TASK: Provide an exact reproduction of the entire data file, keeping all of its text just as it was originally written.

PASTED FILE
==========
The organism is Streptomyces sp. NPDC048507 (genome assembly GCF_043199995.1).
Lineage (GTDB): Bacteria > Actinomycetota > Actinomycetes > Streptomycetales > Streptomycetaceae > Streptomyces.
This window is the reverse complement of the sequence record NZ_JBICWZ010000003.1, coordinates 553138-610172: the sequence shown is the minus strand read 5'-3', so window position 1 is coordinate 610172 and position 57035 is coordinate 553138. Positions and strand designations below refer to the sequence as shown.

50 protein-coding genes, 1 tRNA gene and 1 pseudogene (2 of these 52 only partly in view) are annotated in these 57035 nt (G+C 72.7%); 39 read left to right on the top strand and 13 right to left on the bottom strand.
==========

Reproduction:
The organism is Streptomyces sp. NPDC048507 (genome assembly GCF_043199995.1).
Lineage (GTDB): Bacteria > Actinomycetota > Actinomycetes > Streptomycetales > Streptomycetaceae > Streptomyces.
This window is the reverse complement of the sequence record NZ_JBICWZ010000003.1, coordinates 553138-610172: the sequence shown is the minus strand read 5'-3', so window position 1 is coordinate 610172 and position 57035 is coordinate 553138. Positions and strand designations below refer to the sequence as shown.

50 protein-coding genes, 1 tRNA gene and 1 pseudogene (2 of these 52 only partly in view) are annotated in these 57035 nt (G+C 72.7%); 39 read left to right on the top strand and 13 right to left on the bottom strand.